the bank to avoid its failure. See id. at 452. The plaintiffs
then brought an action against the bank in federal court in New
York, making substantially the same allegations. Before filing
the complaint, their counsel in the U.S. action sent letters to
several Israeli government officials warning them of the
plaintiffs' intention to sue, and proposed settlement
discussions, citing the potential of the case to generate
negative publicity and discourage U.S. investment in Israel. See
id. at 453.
After dismissing the plaintiffs' complaint on forum non
conveniens grounds, the district court imposed sanctions of
$50,000 against their attorney under Rule 11, stating that
although it did not reach the merits of the complaint, it had
decided to award sanctions for what it viewed as the "manifestly
improper purpose which played a significant part in plaintiffs'
motivation for filing their complaint." Id. at 454-55.
Specifically, the court concluded, based in part on the
plaintiffs' letter to Israeli officials, that the filing of the
complaint in the New York litigation was designed to force the
withdrawal of the Israeli action by threatening the Israeli
government with negative publicity. See id. at 455.
The Second Circuit reversed, concluding that, because
violations of Rule 11 are determined with reference to the
objective soundness of the complaint, not the subjective intent
of the filer, a district court may not properly impose sanctions
for the filing of a nonfrivolous complaint simply because a
plaintiff's motive is not proper. See id. at 459. The Circuit
adopted the analysis of the Ninth Circuit in Townsend v. Holman
Consulting Corp., 929 F.2d 1358 (9th Cir. 1990), which noted
that because the enforcement of a plaintiff's private rights
through the filing of a non-frivolous complaint may benefit the
public through advancement of public policies, "it would be
counterproductive to use Rule 11 to penalize the assertion of
non-frivolous claims, even when the motives for asserting those
claims are not entirely pure." Sussman, 56 F.3d at 459 (citing
Townsend, 929 F.2d at 1362). The Second Circuit added that "[a]
party should not be penalized or deterred from seeking and
obtaining warranted judicial relief merely because one of his
multiple purposes in seeking that relief may have been improper."
Id. at 459.
Turning to the facts before it, the court concluded that mere
warnings by a party of its intention to file non-frivolous
claims, with predictions of consequent negative publicity, are
not improper. See id. Because the district court had not found
the plaintiffs' complaint to be frivolous, the Circuit concluded,
the award of sanctions under Rule 11 was improper.
Reasoning from Sussman, I conclude that counsel fees cannot
be awarded on Dr. Mikes's spirometry-related claims. That leaves
the question of relator's allegations of improper MRI referrals.
Dr. Mikes did not adduce any evidence in support of her improper
MRI referrals claim. As AFSCME, supra, indicates, the complete
absence of evidentiary support points to vexatiousness and
primary intent to harass. I therefore conclude that Dr. Mikes's
MRI-based claims were vexatious and brought with the primary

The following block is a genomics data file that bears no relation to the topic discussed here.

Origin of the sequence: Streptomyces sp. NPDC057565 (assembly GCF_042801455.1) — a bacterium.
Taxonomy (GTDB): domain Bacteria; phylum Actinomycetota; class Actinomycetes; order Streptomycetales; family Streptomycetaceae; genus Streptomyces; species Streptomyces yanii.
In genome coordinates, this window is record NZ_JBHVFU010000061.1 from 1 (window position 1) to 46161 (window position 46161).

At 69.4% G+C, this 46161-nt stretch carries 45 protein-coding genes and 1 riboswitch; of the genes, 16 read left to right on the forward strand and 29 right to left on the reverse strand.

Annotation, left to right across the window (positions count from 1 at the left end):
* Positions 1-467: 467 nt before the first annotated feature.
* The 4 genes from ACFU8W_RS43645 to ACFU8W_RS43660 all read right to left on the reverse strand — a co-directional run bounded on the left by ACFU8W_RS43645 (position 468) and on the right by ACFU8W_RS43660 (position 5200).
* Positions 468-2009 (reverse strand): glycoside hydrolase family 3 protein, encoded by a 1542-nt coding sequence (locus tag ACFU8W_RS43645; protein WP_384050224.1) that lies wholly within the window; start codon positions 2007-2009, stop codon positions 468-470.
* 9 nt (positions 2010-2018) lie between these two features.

intent to harass defendants.
This does not end the matter, however. Although defendants can
receive an award of attorneys' fees expended in defense of the
MRI claim, it is not mandatory that they receive those fees.
Whether to make a fee award to a qualifying defendant, and in
what amount, is a matter of the district court's discretion. In
this regard, I can take into account, for example, the false
testimony given by Dr. Straus at trial that Dr. Mikes's proposal
for the development of a pulmonary clinic at Oxford was a
fabrication, that he never used the name "Oxford Medical Group"
until immediately before he incorporated the practice under that
name, and that he had no interest in any MRI facilities to which
the practice made referrals.
"[T]he district court is vested with broad discretion to
fashion an appropriate sanction" under § 3730(d)(4). Pentagen,
1996 WL 11299 at *13. See also 5A Charles Alan Wright & Arthur
R. Miller, Federal Practice and Procedure § 1336 at 102 (2d ed.
1990) (noting that under Rule 11 "district courts have discretion
to tailor the sanction to the violation"). Dr. Straus's
testimonial lapses suggest that he does not deserve to recover
his share of the monies expended. Accordingly, I award the
defendants two-thirds of any attorneys' fees that they can
establish were attributable to the defense of the MRI claims. As
the records before me do not sufficiently distinguish between the
two claims asserted, I refer the matter to The Hon. George A.
Yanthis for a report and recommendation, to be delivered within
60 days. If the attorneys' records do not delineate between
services rendered for the two different claims, I authorize a
default fee award in the amount of five thousand dollars
($5,000.00), to be split between Dr. Ambinder and Dr. Friedman.
Defendants' application for an award of attorneys' fees and
expenses under 31 U.S.C. § 3730(d)(4) is granted with respect to
relator's claims for improper MRI referrals only, and denied with
respect to her remaining claims. Furthermore, defendants may
recover only two-thirds of their attorneys' fees expended in
connection with relator's MRI claims.
This constitutes the order and decision of the Court.